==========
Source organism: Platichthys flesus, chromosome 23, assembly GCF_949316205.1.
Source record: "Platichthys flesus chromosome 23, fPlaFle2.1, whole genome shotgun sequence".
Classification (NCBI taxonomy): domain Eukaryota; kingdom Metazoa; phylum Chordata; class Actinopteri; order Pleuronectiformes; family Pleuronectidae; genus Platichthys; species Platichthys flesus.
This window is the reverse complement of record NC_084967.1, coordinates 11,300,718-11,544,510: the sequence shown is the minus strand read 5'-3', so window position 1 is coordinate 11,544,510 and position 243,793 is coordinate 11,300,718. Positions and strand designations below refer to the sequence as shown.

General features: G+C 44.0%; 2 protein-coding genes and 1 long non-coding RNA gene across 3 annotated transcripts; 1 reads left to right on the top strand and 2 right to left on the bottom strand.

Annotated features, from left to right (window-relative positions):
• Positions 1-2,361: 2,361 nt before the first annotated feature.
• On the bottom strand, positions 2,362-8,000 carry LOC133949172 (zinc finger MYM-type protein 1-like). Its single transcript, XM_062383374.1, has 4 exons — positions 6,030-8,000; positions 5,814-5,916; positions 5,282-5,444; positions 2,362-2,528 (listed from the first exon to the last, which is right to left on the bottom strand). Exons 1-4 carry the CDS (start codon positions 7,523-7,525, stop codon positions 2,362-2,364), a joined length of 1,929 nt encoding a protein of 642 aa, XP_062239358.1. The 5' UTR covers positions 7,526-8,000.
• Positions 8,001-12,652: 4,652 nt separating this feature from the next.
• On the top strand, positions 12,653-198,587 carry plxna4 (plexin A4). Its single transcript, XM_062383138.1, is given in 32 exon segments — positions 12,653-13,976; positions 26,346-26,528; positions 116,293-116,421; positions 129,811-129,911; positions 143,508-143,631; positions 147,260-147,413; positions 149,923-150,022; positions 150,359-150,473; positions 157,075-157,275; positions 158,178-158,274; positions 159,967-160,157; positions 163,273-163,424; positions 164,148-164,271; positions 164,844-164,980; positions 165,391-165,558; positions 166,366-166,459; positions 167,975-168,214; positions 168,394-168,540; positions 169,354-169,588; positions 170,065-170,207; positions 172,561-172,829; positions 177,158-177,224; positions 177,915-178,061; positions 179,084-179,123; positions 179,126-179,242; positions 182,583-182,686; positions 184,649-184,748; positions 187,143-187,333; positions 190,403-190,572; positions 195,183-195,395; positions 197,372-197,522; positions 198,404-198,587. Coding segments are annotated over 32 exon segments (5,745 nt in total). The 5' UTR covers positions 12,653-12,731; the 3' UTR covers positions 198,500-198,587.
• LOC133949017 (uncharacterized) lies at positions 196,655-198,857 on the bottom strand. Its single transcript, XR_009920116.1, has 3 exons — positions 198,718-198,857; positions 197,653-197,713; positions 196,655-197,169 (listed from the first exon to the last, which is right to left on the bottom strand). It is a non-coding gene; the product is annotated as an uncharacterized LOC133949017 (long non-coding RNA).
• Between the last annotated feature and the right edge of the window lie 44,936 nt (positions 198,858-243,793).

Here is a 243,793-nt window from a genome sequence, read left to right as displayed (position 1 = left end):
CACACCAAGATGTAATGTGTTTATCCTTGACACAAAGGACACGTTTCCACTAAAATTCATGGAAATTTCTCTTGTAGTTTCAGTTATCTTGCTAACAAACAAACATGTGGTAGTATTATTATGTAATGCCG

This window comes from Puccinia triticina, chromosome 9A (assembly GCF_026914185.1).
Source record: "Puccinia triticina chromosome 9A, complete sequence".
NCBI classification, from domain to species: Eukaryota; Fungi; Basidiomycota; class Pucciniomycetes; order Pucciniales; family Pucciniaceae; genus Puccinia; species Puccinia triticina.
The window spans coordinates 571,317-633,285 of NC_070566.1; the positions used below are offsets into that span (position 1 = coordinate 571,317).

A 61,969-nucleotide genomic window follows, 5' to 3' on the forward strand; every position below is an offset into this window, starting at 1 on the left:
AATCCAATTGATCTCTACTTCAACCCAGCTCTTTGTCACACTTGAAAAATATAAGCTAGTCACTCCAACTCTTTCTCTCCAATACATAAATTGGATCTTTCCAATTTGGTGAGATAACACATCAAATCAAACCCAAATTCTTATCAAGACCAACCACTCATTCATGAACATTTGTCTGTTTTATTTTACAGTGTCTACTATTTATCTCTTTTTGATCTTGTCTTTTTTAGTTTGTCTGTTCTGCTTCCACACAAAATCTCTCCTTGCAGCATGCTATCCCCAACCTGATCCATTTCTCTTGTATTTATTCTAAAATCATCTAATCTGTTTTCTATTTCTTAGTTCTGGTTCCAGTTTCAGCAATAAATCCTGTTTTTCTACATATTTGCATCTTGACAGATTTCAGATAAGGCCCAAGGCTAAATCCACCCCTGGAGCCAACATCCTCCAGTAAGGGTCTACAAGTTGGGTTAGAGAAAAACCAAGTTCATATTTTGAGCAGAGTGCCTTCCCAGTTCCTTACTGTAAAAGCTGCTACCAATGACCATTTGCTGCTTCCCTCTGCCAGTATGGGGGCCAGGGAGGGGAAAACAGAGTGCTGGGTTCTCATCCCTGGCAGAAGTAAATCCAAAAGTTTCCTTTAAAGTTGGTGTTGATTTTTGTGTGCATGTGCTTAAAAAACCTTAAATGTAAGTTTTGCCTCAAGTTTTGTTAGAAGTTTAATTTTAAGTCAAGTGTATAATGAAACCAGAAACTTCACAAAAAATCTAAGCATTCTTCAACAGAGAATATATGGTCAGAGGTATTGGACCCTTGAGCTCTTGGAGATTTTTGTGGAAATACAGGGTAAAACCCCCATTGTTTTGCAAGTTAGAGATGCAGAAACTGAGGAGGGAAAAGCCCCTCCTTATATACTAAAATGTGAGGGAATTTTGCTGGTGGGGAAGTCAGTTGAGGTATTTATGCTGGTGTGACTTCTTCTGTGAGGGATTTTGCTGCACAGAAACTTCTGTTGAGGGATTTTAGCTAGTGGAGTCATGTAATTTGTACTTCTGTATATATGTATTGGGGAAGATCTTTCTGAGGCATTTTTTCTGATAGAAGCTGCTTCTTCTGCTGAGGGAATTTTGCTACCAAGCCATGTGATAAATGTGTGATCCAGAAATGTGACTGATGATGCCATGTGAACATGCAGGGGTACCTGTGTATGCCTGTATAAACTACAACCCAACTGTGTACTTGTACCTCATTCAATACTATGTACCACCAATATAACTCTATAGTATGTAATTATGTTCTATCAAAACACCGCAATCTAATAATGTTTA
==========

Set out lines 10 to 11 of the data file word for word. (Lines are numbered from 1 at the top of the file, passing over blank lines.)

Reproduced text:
• On the top strand, positions 12,653-198,587 carry plxna4 (plexin A4). Its single transcript, XM_062383138.1, is given in 32 exon segments — positions 12,653-13,976; positions 26,346-26,528; positions 116,293-116,421; positions 129,811-129,911; positions 143,508-143,631; positions 147,260-147,413; positions 149,923-150,022; positions 150,359-150,473; positions 157,075-157,275; positions 158,178-158,274; positions 159,967-160,157; positions 163,273-163,424; positions 164,148-164,271; positions 164,844-164,980; positions 165,391-165,558; positions 166,366-166,459; positions 167,975-168,214; positions 168,394-168,540; positions 169,354-169,588; positions 170,065-170,207; positions 172,561-172,829; positions 177,158-177,224; positions 177,915-178,061; positions 179,084-179,123; positions 179,126-179,242; positions 182,583-182,686; positions 184,649-184,748; positions 187,143-187,333; positions 190,403-190,572; positions 195,183-195,395; positions 197,372-197,522; positions 198,404-198,587. Coding segments are annotated over 32 exon segments (5,745 nt in total). The 5' UTR covers positions 12,653-12,731; the 3' UTR covers positions 198,500-198,587.
• LOC133949017 (uncharacterized) lies at positions 196,655-198,857 on the bottom strand. Its single transcript, XR_009920116.1, has 3 exons — positions 198,718-198,857; positions 197,653-197,713; positions 196,655-197,169 (listed from the first exon to the last, which is right to left on the bottom strand). It is a non-coding gene; the product is annotated as an uncharacterized LOC133949017 (long non-coding RNA).